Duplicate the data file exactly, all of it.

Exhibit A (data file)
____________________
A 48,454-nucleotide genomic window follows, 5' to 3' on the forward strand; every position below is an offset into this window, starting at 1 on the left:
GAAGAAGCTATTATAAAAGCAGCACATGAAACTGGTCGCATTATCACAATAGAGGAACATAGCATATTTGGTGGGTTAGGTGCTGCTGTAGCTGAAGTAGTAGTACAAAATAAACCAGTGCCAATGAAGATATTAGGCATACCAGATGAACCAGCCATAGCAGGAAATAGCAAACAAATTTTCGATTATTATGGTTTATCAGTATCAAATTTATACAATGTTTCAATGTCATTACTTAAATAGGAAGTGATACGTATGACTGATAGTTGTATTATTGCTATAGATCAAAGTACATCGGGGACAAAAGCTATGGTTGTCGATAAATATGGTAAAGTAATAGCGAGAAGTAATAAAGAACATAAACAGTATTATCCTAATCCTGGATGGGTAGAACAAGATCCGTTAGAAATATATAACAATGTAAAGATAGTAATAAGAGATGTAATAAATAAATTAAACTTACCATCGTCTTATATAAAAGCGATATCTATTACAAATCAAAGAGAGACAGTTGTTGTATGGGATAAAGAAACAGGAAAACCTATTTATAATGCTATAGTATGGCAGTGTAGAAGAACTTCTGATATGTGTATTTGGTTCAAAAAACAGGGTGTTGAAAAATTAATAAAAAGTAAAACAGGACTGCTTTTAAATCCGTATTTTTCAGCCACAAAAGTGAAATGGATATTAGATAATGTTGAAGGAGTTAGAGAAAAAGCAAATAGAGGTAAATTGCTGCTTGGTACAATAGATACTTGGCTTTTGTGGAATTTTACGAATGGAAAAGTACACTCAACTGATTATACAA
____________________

A 48,454-nucleotide genomic window follows, 5' to 3' on the forward strand; every position below is an offset into this window, starting at 1 on the left:
GAAGAAGCTATTATAAAAGCAGCACATGAAACTGGTCGCATTATCACAATAGAGGAACATAGCATATTTGGTGGGTTAGGTGCTGCTGTAGCTGAAGTAGTAGTACAAAATAAACCAGTGCCAATGAAGATATTAGGCATACCAGATGAACCAGCCATAGCAGGAAATAGCAAACAAATTTTCGATTATTATGGTTTATCAGTATCAAATTTATACAATGTTTCAATGTCATTACTTAAATAGGAAGTGATACGTATGACTGATAGTTGTATTATTGCTATAGATCAAAGTACATCGGGGACAAAAGCTATGGTTGTCGATAAATATGGTAAAGTAATAGCGAGAAGTAATAAAGAACATAAACAGTATTATCCTAATCCTGGATGGGTAGAACAAGATCCGTTAGAAATATATAACAATGTAAAGATAGTAATAAGAGATGTAATAAATAAATTAAACTTACCATCGTCTTATATAAAAGCGATATCTATTACAAATCAAAGAGAGACAGTTGTTGTATGGGATAAAGAAACAGGAAAACCTATTTATAATGCTATAGTATGGCAGTGTAGAAGAACTTCTGATATGTGTATTTGGTTCAAAAAACAGGGTGTTGAAAAATTAATAAAAAGTAAAACAGGACTGCTTTTAAATCCGTATTTTTCAGCCACAAAAGTGAAATGGATATTAGATAATGTTGAAGGAGTTAGAGAAAAAGCAAATAGAGGTAAATTGCTGCTTGGTACAATAGATACTTGGCTTTTGTGGAATTTTACGAATGGAAAAGTACACTCAACTGATTATACAA